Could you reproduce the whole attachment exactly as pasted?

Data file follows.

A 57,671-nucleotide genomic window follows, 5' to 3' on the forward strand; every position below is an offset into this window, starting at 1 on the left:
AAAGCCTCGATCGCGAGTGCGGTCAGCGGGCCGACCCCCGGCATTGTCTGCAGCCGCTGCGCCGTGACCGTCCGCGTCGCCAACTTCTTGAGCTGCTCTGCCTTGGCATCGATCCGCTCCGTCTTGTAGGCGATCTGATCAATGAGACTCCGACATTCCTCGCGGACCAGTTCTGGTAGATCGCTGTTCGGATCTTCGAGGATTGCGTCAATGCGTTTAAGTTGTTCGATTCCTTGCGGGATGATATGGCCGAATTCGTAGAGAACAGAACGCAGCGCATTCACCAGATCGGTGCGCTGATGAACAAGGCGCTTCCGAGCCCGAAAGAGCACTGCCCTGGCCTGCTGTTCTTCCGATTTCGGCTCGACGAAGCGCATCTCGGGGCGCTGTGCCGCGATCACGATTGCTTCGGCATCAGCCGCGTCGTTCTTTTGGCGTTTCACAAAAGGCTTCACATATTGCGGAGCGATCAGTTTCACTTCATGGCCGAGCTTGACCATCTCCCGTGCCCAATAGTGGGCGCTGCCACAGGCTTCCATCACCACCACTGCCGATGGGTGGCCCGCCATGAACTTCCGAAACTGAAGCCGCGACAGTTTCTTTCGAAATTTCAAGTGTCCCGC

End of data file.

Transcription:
A 57,671-nucleotide genomic window follows, 5' to 3' on the forward strand; every position below is an offset into this window, starting at 1 on the left:
AAAGCCTCGATCGCGAGTGCGGTCAGCGGGCCGACCCCCGGCATTGTCTGCAGCCGCTGCGCCGTGACCGTCCGCGTCGCCAACTTCTTGAGCTGCTCTGCCTTGGCATCGATCCGCTCCGTCTTGTAGGCGATCTGATCAATGAGACTCCGACATTCCTCGCGGACCAGTTCTGGTAGATCGCTGTTCGGATCTTCGAGGATTGCGTCAATGCGTTTAAGTTGTTCGATTCCTTGCGGGATGATATGGCCGAATTCGTAGAGAACAGAACGCAGCGCATTCACCAGATCGGTGCGCTGATGAACAAGGCGCTTCCGAGCCCGAAAGAGCACTGCCCTGGCCTGCTGTTCTTCCGATTTCGGCTCGACGAAGCGCATCTCGGGGCGCTGTGCCGCGATCACGATTGCTTCGGCATCAGCCGCGTCGTTCTTTTGGCGTTTCACAAAAGGCTTCACATATTGCGGAGCGATCAGTTTCACTTCATGGCCGAGCTTGACCATCTCCCGTGCCCAATAGTGGGCGCTGCCACAGGCTTCCATCACCACCACTGCCGATGGGTGGCCCGCCATGAACTTCCGAAACTGAAGCCGCGACAGTTTCTTTCGAAATTTCAAGTGTCCCGC